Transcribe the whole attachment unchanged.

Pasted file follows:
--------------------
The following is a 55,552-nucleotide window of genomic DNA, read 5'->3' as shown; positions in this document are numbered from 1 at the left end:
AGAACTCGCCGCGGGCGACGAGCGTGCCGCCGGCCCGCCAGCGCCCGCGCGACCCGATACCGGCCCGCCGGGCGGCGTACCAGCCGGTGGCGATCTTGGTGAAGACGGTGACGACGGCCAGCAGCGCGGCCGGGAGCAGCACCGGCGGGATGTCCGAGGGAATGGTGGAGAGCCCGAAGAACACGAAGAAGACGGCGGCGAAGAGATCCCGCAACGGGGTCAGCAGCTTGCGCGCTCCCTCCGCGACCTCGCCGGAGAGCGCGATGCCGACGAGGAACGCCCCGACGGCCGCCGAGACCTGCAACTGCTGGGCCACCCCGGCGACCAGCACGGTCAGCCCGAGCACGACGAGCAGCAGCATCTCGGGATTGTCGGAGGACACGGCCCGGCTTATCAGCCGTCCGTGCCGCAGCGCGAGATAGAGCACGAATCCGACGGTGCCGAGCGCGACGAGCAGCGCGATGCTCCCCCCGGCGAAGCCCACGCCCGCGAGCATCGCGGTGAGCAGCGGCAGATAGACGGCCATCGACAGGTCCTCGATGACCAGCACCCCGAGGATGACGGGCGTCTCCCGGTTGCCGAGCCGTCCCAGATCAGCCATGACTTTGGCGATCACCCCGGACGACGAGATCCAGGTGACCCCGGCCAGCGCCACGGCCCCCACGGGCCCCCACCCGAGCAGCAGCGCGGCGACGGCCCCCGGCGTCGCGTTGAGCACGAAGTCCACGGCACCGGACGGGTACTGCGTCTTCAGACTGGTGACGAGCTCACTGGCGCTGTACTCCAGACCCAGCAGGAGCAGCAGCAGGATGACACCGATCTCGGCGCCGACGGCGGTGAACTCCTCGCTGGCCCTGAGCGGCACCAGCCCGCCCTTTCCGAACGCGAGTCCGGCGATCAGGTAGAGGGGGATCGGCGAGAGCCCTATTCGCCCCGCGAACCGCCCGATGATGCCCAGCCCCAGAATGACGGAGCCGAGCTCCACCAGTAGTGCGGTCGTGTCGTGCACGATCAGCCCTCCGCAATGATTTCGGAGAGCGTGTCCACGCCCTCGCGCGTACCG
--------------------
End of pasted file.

The following is a 55,552-nucleotide window of genomic DNA, read 5'->3' as shown; positions in this document are numbered from 1 at the left end:
AGAACTCGCCGCGGGCGACGAGCGTGCCGCCGGCCCGCCAGCGCCCGCGCGACCCGATACCGGCCCGCCGGGCGGCGTACCAGCCGGTGGCGATCTTGGTGAAGACGGTGACGACGGCCAGCAGCGCGGCCGGGAGCAGCACCGGCGGGATGTCCGAGGGAATGGTGGAGAGCCCGAAGAACACGAAGAAGACGGCGGCGAAGAGATCCCGCAACGGGGTCAGCAGCTTGCGCGCTCCCTCCGCGACCTCGCCGGAGAGCGCGATGCCGACGAGGAACGCCCCGACGGCCGCCGAGACCTGCAACTGCTGGGCCACCCCGGCGACCAGCACGGTCAGCCCGAGCACGACGAGCAGCAGCATCTCGGGATTGTCGGAGGACACGGCCCGGCTTATCAGCCGTCCGTGCCGCAGCGCGAGATAGAGCACGAATCCGACGGTGCCGAGCGCGACGAGCAGCGCGATGCTCCCCCCGGCGAAGCCCACGCCCGCGAGCATCGCGGTGAGCAGCGGCAGATAGACGGCCATCGACAGGTCCTCGATGACCAGCACCCCGAGGATGACGGGCGTCTCCCGGTTGCCGAGCCGTCCCAGATCAGCCATGACTTTGGCGATCACCCCGGACGACGAGATCCAGGTGACCCCGGCCAGCGCCACGGCCCCCACGGGCCCCCACCCGAGCAGCAGCGCGGCGACGGCCCCCGGCGTCGCGTTGAGCACGAAGTCCACGGCACCGGACGGGTACTGCGTCTTCAGACTGGTGACGAGCTCACTGGCGCTGTACTCCAGACCCAGCAGGAGCAGCAGCAGGATGACACCGATCTCGGCGCCGACGGCGGTGAACTCCTCGCTGGCCCTGAGCGGCACCAGCCCGCCCTTTCCGAACGCGAGTCCGGCGATCAGGTAGAGGGGGATCGGCGAGAGCCCTATTCGCCCCGCGAACCGCCCGATGATGCCCAGCCCCAGAATGACGGAGCCGAGCTCCACCAGTAGTGCGGTCGTGTCGTGCACGATCAGCCCTCCGCAATGATTTCGGAGAGCGTGTCCACGCCCTCGCGCGTACCG